7th Floor, Phoenix House, 3 South Parade, Leeds, LS1 5QX
- Specialism: Legal
- Sector: Private Practice
- Roles: Permanent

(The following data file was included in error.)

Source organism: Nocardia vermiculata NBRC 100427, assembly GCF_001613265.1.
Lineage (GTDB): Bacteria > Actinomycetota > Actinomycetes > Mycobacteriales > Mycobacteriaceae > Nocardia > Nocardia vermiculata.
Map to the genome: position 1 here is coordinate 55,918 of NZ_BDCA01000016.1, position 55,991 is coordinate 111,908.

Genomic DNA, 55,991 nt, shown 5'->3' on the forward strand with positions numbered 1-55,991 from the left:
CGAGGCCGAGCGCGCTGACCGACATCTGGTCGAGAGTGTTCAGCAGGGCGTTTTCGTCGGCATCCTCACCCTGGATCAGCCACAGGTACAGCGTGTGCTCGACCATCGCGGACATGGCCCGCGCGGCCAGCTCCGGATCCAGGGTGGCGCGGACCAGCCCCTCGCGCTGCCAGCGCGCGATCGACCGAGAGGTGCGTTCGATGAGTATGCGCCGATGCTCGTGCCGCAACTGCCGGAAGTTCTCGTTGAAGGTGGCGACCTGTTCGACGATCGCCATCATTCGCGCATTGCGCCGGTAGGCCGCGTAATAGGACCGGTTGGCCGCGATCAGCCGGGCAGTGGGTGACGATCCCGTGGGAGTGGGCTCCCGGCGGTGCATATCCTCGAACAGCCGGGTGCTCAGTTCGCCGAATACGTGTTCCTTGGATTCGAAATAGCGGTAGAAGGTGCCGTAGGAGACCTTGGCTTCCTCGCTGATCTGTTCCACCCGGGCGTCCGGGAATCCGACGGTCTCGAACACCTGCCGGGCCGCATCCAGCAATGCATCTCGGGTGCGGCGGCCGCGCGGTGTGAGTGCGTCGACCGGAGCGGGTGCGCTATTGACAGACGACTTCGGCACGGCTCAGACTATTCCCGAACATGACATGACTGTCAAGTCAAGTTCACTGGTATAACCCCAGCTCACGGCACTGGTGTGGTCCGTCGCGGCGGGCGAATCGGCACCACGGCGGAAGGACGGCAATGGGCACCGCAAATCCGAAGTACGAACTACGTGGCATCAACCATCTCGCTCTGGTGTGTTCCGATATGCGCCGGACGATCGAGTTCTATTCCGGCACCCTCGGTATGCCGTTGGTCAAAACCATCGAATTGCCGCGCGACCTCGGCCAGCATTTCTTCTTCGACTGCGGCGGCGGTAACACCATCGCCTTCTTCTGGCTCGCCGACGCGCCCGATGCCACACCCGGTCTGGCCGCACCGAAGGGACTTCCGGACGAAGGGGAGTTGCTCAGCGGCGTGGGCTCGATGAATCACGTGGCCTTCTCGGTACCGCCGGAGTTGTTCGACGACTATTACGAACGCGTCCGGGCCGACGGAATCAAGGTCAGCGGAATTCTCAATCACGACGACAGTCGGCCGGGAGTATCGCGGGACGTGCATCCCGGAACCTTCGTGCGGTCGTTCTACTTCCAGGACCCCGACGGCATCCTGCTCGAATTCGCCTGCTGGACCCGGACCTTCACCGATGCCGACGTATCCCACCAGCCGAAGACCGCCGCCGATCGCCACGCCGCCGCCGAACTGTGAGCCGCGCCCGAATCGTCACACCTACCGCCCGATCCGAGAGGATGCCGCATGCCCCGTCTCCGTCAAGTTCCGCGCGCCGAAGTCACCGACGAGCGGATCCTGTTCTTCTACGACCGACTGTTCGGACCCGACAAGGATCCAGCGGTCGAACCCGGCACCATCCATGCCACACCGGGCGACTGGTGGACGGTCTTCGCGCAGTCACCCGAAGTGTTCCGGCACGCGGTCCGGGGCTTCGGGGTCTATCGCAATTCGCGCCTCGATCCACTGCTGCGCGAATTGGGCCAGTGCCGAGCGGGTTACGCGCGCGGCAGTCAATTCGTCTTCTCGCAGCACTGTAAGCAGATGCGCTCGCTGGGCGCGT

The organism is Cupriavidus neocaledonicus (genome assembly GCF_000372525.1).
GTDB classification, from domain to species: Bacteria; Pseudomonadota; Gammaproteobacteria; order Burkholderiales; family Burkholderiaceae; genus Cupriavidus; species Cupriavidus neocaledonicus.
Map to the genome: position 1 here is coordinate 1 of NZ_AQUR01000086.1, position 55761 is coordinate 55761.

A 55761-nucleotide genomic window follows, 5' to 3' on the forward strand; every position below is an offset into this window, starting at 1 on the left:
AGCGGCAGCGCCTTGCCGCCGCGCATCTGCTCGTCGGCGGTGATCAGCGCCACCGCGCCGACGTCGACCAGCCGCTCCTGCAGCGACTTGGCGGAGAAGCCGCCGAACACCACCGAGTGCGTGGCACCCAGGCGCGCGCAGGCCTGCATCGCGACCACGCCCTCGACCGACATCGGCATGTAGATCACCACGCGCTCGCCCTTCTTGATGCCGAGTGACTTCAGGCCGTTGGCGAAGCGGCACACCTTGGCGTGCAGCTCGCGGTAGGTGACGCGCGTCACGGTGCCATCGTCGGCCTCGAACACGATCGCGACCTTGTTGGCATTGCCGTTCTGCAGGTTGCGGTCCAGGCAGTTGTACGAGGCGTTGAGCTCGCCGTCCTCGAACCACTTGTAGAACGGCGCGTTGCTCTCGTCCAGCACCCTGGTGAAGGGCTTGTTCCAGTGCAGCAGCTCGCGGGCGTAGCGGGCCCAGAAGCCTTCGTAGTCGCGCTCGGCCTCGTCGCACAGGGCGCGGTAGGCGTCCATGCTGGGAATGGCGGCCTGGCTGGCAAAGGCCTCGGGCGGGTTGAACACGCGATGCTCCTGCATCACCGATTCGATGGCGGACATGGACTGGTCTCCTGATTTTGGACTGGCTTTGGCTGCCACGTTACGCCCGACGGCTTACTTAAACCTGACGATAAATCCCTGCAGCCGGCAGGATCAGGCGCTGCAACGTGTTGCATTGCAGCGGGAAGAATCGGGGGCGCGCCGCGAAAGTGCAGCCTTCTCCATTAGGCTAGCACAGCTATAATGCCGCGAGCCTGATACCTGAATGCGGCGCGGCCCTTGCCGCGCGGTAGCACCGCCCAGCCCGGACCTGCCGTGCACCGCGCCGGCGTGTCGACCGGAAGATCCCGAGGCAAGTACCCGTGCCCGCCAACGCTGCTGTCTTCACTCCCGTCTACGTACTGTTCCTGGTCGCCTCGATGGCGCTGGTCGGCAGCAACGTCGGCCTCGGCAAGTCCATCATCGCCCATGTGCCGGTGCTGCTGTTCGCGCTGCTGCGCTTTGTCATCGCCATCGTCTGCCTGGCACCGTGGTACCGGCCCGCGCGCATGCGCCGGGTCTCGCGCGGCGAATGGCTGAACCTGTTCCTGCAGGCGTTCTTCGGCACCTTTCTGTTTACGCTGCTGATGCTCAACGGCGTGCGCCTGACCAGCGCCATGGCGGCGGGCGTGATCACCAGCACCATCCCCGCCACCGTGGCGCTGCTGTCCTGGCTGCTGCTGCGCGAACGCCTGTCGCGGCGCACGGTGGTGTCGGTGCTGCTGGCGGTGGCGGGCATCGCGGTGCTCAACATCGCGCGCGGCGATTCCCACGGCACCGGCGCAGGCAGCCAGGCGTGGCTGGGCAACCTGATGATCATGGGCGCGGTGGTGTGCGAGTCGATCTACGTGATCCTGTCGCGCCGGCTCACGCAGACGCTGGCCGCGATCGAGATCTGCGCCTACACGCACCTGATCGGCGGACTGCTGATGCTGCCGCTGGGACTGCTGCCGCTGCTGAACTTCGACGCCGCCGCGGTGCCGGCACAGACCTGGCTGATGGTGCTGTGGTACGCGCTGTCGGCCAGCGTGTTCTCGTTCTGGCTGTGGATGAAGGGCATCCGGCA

- Location: Manchester, Cheshire, Lancashire, Cumbria, Merseyside and Staffordshire
Type a day in the life of sellick from Catherine Wasilewski